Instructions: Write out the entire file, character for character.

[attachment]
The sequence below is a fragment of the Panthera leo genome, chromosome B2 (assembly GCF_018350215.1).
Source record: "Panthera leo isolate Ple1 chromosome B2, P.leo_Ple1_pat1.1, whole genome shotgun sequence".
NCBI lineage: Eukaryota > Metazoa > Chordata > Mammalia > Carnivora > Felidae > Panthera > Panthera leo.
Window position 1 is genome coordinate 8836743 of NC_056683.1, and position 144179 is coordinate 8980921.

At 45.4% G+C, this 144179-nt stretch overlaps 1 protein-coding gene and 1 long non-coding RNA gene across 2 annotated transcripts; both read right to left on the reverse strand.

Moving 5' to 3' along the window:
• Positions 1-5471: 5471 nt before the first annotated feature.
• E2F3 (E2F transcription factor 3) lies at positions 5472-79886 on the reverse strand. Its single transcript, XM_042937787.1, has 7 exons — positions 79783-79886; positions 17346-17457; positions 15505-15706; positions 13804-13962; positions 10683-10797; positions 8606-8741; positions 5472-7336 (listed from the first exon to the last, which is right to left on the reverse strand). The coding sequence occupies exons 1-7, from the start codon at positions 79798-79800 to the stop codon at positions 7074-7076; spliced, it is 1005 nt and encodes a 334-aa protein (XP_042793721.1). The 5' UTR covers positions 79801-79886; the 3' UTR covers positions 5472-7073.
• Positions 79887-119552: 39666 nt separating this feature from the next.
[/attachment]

The sequence below is a fragment of the Panthera leo genome, chromosome B2 (assembly GCF_018350215.1).
Source record: "Panthera leo isolate Ple1 chromosome B2, P.leo_Ple1_pat1.1, whole genome shotgun sequence".
NCBI lineage: Eukaryota > Metazoa > Chordata > Mammalia > Carnivora > Felidae > Panthera > Panthera leo.
Window position 1 is genome coordinate 8836743 of NC_056683.1, and position 144179 is coordinate 8980921.

At 45.4% G+C, this 144179-nt stretch overlaps 1 protein-coding gene and 1 long non-coding RNA gene across 2 annotated transcripts; both read right to left on the reverse strand.

Moving 5' to 3' along the window:
• Positions 1-5471: 5471 nt before the first annotated feature.
• E2F3 (E2F transcription factor 3) lies at positions 5472-79886 on the reverse strand. Its single transcript, XM_042937787.1, has 7 exons — positions 79783-79886; positions 17346-17457; positions 15505-15706; positions 13804-13962; positions 10683-10797; positions 8606-8741; positions 5472-7336 (listed from the first exon to the last, which is right to left on the reverse strand). The coding sequence occupies exons 1-7, from the start codon at positions 79798-79800 to the stop codon at positions 7074-7076; spliced, it is 1005 nt and encodes a 334-aa protein (XP_042793721.1). The 5' UTR covers positions 79801-79886; the 3' UTR covers positions 5472-7073.
• Positions 79887-119552: 39666 nt separating this feature from the next.